Before applying any fertilizer to your garden, do a soil test to discover what your plants actually need. The best way to know how much, and at what proportion, to add nutrients to the soil is with a soil test. Simple soil tests can be purchased at garden supply centers. Once you determine what nutrients are lacking or are in abundance, you can amend the soil to correct most problems. Your soil test may also reveal a need to correct pH or add trace minerals, for example. Completing a soil test, and making modifications to your soil based on the results, is the preferred method to determine fertilizer amounts.
Fertilization of Iris is important to obtain best results, but must be done in moderation. The only thing Iris may resent more than underfeeding is overfeeding. Nitrogen, potash, and phosphorus are essential for Iris, but excessive nitrogen promotes lush growth that is more susceptible to rot diseases. If applied in concentrated form, do not allow the fertilizer to come in direct contact with foliage and roots, as the plant may be damaged or killed. Low-nitrogen fertilizers, such as 6-10-10, are ideal for the needs of Iris.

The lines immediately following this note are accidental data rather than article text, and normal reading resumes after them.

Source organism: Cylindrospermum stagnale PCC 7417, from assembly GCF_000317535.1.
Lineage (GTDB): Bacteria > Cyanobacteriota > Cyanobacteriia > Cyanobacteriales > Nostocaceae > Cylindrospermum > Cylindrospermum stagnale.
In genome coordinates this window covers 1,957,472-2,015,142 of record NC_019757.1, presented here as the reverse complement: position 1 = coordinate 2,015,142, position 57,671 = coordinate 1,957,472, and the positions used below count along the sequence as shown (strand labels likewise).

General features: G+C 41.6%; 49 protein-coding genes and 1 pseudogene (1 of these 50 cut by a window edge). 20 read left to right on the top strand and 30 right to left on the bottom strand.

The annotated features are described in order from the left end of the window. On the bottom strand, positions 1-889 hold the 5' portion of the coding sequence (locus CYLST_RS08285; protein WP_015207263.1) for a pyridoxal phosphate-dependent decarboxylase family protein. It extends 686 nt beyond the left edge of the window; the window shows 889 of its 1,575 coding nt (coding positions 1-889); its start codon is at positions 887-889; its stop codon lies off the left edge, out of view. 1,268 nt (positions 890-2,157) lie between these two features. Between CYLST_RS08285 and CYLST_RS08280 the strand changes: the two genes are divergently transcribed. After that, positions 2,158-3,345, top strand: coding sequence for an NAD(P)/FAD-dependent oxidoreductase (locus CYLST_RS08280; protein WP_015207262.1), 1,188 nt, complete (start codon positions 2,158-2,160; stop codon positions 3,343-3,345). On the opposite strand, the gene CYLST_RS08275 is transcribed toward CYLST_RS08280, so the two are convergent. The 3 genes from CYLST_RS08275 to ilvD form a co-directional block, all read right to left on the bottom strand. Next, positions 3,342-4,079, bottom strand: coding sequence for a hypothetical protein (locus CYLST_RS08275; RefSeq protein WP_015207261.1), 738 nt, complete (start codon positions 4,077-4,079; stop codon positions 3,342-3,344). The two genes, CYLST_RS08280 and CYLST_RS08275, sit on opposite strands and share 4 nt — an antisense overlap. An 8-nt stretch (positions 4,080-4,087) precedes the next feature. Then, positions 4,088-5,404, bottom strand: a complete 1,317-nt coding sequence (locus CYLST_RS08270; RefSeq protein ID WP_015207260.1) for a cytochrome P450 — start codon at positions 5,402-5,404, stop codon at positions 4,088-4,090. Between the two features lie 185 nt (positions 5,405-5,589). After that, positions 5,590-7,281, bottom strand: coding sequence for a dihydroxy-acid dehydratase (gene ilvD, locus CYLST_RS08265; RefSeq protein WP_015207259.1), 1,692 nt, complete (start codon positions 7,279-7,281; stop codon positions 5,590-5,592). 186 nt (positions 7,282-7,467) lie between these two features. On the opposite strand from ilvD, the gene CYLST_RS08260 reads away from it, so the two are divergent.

When to apply fertilizer to Iris:
1) In the spring, about a month before bloom, apply a light application of fertilizer around the Iris clumps. This goes for dwarf iris, too, which bloom in March. Apply a low-Nitrogen fertilizer to your dwarf iris in mid to late February. Apply the same to your intermediate and tall bearded iris in intervals coinciding with the month before their bloom cycles.
2) At planting, sprinkle a tablespoon of the fertilizer around the newly planted rhizome. Or, if preparing a large area for iris planting, incorporate ½ lb of a low-nitrogen fertilizer such as 6-10-10 per 50 ft2 (or 1 ½ oz per 10 ft2) to your garden bed.